Bertie had volunteered to take us all for a tour of Frankfurt.
The Römerberg or main square may look medieval, but it is brand-new, rebuilt in 1986 to the original plans. Although the facades may look old, Bertie told us that the interior space is configured to modern standards. Much of Frankfurt was destroyed in WWII and like many cities it has taken a while to rebuild historic areas.
Most of the city is unabashedly modern.
Likewise the old opera house, completed in 1880, had been destroyed and rebuilt.
The legend above the arches reads: the true, the beautiful, the good.
I'm a sucker for doors. I took pictures of several, but I liked this one the best. I don't know what it belongs to or if it was also reconstructed.
Part of our afternoon was an excursion down the Main River to the Rhein. The ship, Wikinger II, has had quite a history (there are web sites devoted to tracking ships through name and ownership changes). As of 2005 it was being used as a floating restaurant in northern Germany.
As we traveled down the Main toward the Rhein, we passed at least one lock. This dam can be raised or lowered to manage floods.
In 2017 we traveled along the Main again as part of a cruise across Europe. I was disappointed that we passed Frankfurt at night.
In 1993 the Rhein-Main-Danube canal had just been completed.
Cheryl was eagerly anticipatingb a "real castle." This was the first Schloss that we passed, but it wasn't castle-y enough for her.
Nope, this didn't do it either.
This was as good as it got. Although it didn't have a moat, it did have a tower. The is the Boosenburg and it is a genuine castle,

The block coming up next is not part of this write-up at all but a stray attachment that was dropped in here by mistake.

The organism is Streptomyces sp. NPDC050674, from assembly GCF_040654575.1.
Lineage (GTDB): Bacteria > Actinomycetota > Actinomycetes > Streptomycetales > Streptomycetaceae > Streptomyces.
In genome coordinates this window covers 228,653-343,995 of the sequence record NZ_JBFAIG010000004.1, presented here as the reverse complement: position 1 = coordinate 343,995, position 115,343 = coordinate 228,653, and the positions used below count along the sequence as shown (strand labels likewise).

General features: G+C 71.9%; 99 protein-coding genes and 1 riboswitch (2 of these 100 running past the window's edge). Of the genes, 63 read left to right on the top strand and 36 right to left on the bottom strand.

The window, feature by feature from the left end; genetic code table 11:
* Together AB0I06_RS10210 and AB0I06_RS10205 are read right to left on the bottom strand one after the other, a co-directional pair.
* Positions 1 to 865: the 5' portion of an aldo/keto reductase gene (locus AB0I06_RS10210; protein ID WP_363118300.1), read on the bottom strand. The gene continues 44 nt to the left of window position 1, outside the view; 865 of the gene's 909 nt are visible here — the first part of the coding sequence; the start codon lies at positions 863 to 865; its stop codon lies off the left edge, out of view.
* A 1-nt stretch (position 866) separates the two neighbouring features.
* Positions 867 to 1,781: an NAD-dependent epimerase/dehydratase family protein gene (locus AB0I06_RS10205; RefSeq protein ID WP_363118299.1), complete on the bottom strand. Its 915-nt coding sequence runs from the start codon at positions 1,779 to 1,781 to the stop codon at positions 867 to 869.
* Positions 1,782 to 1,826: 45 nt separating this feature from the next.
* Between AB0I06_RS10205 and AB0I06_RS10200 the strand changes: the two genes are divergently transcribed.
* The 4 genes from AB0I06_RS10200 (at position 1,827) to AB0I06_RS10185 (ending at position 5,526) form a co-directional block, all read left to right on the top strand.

She was disappointed none-the-less.
We took a gondola over the vineyards above Rüdesheim am Rhein to visit the Niederwalddenkmal or monument to the unification of Germany.
The monument was constructed beginning in 1871 to celebrate the "unification" of Germany (including Alsace-Lorraine, a goodly chunk of Poland, and a bit of Lithuania) after the end of the Franco-Prussian war. After Germany's defeat in WWI, Alsace-Lorraine returned to France, Poland was reconstituted, and Lithuania regained some territory that Russia had annexed.
It's hard to believe that Germany is a relatively new construction and not all the German states welcomed unification and subsequent domination by Prussia. We could still see this tension during our recent cruise through southern Germany.
The words of a German anthem are carved on the monument. It extols the watchers guarding the Rhein to make sure it remains a German river.
After our visit to Rüdesheim we returned to Frankfurt. We were jet-lagged and tired. Nellie konked out on deck and so did Bill. Nellie snoozed mostly in the shade. Bill got a bad sunburn!
Frankfurt from the river.
One other afternoon we visited an eatery serving local specialties. Some of them must have been an acquired taste.
(L-R): Adrian, Mark, Bill, Mike, Bertie, myself, and Cheryl.
The Genesis experience was a pretty intense one, but I got to know a lot of really nice folks. Even though international travel sounds pretty cool, we didn't get much free time. It was just one office building and computer screen after another.